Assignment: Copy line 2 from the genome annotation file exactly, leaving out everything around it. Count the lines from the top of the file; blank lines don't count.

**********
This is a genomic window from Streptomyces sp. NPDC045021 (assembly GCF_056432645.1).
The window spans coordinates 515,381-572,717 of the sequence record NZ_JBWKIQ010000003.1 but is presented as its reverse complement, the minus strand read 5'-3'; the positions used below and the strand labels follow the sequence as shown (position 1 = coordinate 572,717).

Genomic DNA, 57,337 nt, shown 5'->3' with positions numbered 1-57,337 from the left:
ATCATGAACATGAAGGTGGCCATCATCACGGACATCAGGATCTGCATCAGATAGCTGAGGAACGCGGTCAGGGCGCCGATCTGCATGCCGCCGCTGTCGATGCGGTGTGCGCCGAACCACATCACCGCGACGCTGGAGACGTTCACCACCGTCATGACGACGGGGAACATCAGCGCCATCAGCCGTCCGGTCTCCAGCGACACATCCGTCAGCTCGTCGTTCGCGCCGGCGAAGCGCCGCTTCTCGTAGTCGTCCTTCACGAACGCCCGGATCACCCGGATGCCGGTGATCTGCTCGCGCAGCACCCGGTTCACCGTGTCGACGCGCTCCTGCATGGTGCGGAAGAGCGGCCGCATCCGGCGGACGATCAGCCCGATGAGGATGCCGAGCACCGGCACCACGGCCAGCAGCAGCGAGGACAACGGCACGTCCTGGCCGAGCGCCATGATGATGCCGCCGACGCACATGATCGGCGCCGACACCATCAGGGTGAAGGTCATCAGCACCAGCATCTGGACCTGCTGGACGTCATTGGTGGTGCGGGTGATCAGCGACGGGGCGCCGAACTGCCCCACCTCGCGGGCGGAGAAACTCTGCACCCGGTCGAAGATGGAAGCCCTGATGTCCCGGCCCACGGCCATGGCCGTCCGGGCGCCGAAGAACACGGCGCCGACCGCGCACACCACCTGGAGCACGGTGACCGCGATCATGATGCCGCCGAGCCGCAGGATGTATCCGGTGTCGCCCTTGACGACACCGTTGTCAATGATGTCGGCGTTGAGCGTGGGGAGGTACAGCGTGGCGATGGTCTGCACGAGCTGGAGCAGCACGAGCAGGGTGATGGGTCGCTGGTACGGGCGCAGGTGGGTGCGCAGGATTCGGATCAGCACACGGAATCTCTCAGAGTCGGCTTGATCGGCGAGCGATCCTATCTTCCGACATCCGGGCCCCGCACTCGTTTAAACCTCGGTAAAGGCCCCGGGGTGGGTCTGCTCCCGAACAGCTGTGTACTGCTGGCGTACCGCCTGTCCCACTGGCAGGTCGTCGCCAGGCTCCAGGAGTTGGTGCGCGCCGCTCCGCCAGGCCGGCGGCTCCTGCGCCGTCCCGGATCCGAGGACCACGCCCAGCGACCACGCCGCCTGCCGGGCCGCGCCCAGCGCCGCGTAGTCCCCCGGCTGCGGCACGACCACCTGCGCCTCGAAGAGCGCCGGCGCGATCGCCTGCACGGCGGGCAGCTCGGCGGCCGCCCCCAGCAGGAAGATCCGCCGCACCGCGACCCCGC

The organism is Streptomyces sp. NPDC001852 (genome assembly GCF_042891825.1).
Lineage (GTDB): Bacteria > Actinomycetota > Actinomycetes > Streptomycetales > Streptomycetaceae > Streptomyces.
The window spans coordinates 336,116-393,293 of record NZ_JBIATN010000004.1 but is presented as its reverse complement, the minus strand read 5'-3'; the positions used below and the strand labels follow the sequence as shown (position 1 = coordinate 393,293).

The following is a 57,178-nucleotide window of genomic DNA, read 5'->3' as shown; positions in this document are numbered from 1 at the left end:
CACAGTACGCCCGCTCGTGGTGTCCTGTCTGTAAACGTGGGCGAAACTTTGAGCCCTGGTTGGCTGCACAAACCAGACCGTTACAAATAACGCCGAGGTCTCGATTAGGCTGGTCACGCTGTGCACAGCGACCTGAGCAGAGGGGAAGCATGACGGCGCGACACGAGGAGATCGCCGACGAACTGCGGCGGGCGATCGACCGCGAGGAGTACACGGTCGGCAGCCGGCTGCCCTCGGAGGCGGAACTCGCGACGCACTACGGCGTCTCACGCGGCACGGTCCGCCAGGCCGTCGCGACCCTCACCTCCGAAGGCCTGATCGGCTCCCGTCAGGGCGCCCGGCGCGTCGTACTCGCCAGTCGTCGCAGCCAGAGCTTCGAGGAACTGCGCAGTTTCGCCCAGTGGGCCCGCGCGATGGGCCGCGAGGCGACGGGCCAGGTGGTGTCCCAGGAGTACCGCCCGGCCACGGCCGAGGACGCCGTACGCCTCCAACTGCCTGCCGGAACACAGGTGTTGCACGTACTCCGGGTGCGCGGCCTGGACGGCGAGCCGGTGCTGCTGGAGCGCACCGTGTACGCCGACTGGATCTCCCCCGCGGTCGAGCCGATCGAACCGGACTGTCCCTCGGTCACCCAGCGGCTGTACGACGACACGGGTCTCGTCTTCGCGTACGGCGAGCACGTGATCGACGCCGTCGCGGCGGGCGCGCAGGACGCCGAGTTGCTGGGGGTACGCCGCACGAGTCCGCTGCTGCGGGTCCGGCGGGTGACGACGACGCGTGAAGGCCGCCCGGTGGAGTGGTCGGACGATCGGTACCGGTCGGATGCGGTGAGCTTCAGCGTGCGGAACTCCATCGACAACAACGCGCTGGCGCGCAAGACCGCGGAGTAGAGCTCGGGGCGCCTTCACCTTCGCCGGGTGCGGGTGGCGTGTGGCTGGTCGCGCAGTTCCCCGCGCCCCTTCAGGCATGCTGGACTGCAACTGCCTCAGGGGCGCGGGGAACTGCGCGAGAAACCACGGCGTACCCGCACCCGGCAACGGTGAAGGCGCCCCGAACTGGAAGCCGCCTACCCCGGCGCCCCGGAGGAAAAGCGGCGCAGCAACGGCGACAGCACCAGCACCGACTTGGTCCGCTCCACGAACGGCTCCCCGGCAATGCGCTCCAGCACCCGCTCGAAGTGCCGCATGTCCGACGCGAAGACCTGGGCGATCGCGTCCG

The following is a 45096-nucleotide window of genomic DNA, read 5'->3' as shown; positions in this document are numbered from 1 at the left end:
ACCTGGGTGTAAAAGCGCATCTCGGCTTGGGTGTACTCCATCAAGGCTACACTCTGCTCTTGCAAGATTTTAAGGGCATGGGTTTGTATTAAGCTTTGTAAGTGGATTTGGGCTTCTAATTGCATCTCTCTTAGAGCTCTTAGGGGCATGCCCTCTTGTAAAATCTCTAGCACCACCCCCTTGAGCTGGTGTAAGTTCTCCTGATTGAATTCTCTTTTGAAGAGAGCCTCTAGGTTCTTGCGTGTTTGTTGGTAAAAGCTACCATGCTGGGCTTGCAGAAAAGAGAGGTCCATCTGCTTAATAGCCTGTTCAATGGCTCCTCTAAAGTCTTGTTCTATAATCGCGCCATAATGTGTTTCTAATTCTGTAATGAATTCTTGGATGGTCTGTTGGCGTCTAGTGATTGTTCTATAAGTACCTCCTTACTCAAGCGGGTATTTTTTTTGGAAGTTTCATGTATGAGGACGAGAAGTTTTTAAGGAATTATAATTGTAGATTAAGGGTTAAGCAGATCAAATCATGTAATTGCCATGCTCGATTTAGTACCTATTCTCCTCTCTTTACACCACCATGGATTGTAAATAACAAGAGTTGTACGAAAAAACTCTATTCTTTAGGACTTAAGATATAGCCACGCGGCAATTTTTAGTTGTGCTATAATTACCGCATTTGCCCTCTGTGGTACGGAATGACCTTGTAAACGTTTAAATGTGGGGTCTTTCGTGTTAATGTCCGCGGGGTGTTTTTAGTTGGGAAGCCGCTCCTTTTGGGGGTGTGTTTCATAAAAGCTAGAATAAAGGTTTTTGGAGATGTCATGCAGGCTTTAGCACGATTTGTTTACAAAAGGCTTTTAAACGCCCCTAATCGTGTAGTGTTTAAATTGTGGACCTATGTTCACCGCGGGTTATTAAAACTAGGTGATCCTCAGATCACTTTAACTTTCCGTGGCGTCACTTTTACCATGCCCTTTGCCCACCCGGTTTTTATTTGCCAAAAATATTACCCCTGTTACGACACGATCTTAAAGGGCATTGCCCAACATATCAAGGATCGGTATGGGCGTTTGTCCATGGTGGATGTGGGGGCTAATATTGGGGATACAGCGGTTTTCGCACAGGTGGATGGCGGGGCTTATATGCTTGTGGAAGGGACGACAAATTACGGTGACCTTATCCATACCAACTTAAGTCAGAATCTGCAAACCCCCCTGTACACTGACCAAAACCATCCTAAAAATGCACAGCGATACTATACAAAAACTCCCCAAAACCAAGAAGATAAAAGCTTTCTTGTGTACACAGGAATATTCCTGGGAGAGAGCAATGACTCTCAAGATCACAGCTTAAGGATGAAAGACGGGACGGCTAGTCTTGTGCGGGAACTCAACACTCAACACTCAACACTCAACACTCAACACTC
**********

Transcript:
The window spans coordinates 515,381-572,717 of the sequence record NZ_JBWKIQ010000003.1 but is presented as its reverse complement, the minus strand read 5'-3'; the positions used below and the strand labels follow the sequence as shown (position 1 = coordinate 572,717).